Worriers:  Survival Pop

Lauren Denitzio’s vocal deliver and very sharp song-writing made this a perfect example of punk in 2017.  Very personal and truthful, it has the rawness that I really needed from this winter.  There’s also well-crafted politics on ‘Gaslighter’ and ‘What We’re Up Against’, it’s not necessarily hardcore but has a great melodic hook and musical presence.

Prophets of Rage:  S/t

Maybe a tad over-polished for my punk sensibilities, nevertheless this album has been a staple of this year’s anger at constant failures and flops from authority figures.  Though all stars of the 1990s, the musicians have proven protest music is alive, loud and has agency.  I wish more female voices were part of the all-star line-up I know I’ll look back at 2017 as the year we declared time to UNFUCK THE WORLD.

Captain Ska:  Liar Liar

OK.  This is the real soundtrack to 2017.  Yeah it’s just a single, so I’m cheating.  Other protest songs will come-and-go but I will never forget this track dropping before the General Election and that wave of energy that came with finally getting behind a Labour Party opposed to austerity.  The song was a fiery inspiration that backed travelled to Halifax to protest the manifesto launch.  We danced to it outside the ‘debate’ between May and Corbyn at the University of York.  And it will always be a song that gives me hope.  I also like playing it at Police Officers at Kirby Misperton.  You never know, right?  Might convert a few.  She’s a liar.  You can’t trust her.

Shout outs to:

Public Enemy, Nothing Is Quick In The Desert
Iron Chic, You Can't Stay Here
Fresh, s/t
Jesus & His Judgemental Father, It Might Get Better
Bolshy, Reap The Storm
Days N Daze, Crustfull
Limp Wrist, Facades
Trigger Warning and the Safe Spaces, Everything Is Problematic
CRUMBS, Mind Yr Manners
Priests, Nothing Feels Natural
Porch Cat, Bad Victim
Open City, s/t
Mary Bell, s/t
Kehlani, SweetSexySavage
Kamikaze Girls, Seafoam
Downtown Boys, Cost of Living
Dishlicker, Reality Sounds Better
Bonobo, Migration
Austeros, I've Got This
Escape From The Zoo, Killacopter
David Rovics, Ballad of a Wobbly
Princess Nokia, 1992 Deluxe

Saturday, 9 December 2017

20.17 Blog #37: 2012, Starbucks, Cuts, Tax and debating the facts

5 years ago I took part in one of the most successful pieces of protest I think I’ve ever been part of.

Cast your mind back to those early days of the Coalition.  The message being transmitted from Tory Towers with little Lib Dem liars giving little Lib Dem thumbs up was:  The country is broken.  It’s bust.  It’s cashless.  So we can’t afford apparent luxuries like the NHS, welfare and housing.  Soz.  #toughchoices

The immediate argument in response was:  There is loads of money out there.

One of the loudest arguments was to close the tax loopholes, redefine the definitions between tax ‘evasion’ and tax ‘avoidance’. Or just tax massive companies more.  Amazon, Google and Boots were all seen as huge profit-making companies that refused to pay their tax.  You can read about it here.  Starbucks had paid no corporation tax whatsoever in 2011.  None.

This all feels a little bit like treading water, so apologies if you all know.  But at the time, it was news to me.  It felt like it wasn’t just ideologically hating the Tories, the Party I had been warned about throughout my life, but that there was a very decent argument to oppose their austerity.  We were right.  We had good reasons.  We were not being represented by the media.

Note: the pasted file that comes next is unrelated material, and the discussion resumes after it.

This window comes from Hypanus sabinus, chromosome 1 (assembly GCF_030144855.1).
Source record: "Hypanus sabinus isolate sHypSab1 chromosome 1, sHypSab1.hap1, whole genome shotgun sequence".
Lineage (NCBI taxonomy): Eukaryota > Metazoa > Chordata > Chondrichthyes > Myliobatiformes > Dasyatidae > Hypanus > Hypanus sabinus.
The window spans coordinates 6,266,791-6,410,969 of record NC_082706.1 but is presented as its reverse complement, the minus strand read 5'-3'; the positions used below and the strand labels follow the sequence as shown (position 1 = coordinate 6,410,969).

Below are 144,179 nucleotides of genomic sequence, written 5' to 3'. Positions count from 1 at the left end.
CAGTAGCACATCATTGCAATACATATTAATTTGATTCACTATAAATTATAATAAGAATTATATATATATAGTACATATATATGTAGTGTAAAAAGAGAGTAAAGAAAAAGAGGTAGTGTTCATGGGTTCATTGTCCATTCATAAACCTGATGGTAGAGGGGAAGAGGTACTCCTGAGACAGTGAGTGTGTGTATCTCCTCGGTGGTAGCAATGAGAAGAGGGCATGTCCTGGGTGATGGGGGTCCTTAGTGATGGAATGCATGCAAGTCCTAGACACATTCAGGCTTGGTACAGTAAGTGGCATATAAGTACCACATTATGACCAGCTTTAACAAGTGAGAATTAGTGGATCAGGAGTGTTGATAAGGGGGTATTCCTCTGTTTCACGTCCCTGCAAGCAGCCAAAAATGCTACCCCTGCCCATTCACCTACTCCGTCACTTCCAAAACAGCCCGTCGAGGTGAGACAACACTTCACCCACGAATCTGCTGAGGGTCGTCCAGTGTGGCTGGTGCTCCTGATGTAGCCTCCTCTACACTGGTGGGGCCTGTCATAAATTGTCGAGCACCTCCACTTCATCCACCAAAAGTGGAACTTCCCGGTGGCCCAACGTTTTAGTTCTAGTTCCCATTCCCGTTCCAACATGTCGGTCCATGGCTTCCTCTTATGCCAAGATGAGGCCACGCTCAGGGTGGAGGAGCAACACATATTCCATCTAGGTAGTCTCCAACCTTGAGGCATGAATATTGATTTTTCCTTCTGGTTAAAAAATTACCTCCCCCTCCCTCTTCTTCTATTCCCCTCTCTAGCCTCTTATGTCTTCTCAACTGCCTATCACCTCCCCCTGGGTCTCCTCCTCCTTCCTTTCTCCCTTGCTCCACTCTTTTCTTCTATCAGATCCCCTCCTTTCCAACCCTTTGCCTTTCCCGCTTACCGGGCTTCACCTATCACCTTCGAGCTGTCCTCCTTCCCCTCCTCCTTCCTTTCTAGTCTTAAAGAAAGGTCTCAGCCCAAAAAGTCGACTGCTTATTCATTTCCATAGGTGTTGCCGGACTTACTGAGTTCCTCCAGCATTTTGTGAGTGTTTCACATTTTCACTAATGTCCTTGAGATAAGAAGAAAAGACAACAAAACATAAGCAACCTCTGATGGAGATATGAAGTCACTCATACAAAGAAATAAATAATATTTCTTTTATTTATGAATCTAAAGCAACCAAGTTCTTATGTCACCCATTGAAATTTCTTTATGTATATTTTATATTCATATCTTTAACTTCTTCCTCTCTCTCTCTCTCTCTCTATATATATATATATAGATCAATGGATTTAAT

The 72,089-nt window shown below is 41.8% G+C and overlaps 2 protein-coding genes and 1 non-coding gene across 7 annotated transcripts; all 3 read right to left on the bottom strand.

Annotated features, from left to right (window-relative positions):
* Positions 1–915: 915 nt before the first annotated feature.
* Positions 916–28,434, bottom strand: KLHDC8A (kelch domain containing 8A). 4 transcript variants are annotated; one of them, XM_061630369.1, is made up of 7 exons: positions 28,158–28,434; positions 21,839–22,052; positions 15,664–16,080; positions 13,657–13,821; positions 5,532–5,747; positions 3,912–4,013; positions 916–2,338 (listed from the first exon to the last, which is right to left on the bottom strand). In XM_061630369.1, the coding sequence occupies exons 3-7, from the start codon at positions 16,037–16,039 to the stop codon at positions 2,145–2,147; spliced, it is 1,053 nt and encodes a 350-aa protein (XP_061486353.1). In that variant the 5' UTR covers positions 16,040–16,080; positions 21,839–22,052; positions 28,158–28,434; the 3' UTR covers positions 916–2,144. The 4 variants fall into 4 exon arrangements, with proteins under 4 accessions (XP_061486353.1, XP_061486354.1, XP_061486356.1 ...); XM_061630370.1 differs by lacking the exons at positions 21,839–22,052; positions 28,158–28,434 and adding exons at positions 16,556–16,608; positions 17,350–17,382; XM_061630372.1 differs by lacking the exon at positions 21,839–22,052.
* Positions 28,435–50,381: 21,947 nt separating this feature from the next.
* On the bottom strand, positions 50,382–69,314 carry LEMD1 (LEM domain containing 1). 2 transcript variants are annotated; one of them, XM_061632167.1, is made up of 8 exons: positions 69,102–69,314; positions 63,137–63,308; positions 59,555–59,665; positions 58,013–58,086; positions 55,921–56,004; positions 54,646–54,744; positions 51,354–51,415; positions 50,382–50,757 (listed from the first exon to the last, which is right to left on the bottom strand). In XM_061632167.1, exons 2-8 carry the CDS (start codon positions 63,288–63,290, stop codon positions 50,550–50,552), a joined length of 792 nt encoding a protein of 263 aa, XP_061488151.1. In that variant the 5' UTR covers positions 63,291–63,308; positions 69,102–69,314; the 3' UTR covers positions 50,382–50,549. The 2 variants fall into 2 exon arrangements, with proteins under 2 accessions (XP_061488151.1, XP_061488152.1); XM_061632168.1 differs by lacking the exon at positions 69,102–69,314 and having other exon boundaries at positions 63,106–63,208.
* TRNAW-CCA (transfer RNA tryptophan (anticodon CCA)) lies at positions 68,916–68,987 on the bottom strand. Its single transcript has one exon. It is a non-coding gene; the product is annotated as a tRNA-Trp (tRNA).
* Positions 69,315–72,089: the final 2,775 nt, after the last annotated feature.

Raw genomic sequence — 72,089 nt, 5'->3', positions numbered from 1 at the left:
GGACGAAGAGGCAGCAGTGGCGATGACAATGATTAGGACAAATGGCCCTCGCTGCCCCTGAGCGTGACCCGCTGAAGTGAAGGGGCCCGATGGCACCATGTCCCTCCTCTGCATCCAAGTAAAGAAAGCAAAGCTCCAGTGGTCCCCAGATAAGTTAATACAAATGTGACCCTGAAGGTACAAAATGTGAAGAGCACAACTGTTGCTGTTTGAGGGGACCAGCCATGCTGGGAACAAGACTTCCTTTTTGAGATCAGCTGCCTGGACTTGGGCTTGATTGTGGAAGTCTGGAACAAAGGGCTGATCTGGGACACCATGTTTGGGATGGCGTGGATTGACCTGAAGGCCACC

UK Uncut had been holding occupations and sit-ins to raise awareness of this situation.  They called for a day of action on the 8th December, arguably one of the busiest shopping days in the calendar. A in York group organised to stand outside Starbucks with free tea, coffee and cake and discourage people from giving their cash to the business, whilst raising money for a York women’s refugee shelter.  Also because food is political, and food should be free.  And food and coffee should not be a tool for a massive corporation to make money while cuts will affect everyone at the very bottom.  Starbucks even tried a divide-and-rule tactic warning staff if they were forced to pay taxes it could affect their staff’s rights.  Nonsense, of course.

Firstly, this little action felt a very novel idea, despite it not being particularly large.  But until then a lot of focus had been around waiting for Trade Unions to call massive strikes, or funnelling people into London demos.  This was before the Occupy movement, and giving out free food on the street (through York Food Not Bombs) felt novel.

So the Police came to keep an eye on us, and the Manager of Starbucks came to keep an eye on us.  And people took our grub and went elsewhere.  And at one point Jimmy Carr (who had a gig that night) nipped past our protest to grab a coffee.  He’d recently been embroiled in a tax scandal, so goodness knows why he decided to risk more media attention for choosing a tax-dodging business.

Now an 'alternative' to austerity is part of the political conversation.  There are other pots of money, other opportunities, other streams to explore is part of a new conversation.  Closing tax loopholes, taxing the very, very rich and finding an alternative to austerity are all part of Labour’s recent manifesto.  And even the Tories seem to be rebranding as Nice Tories with slightly less cuts and the offer of Millennial Railcards in their recent budgets.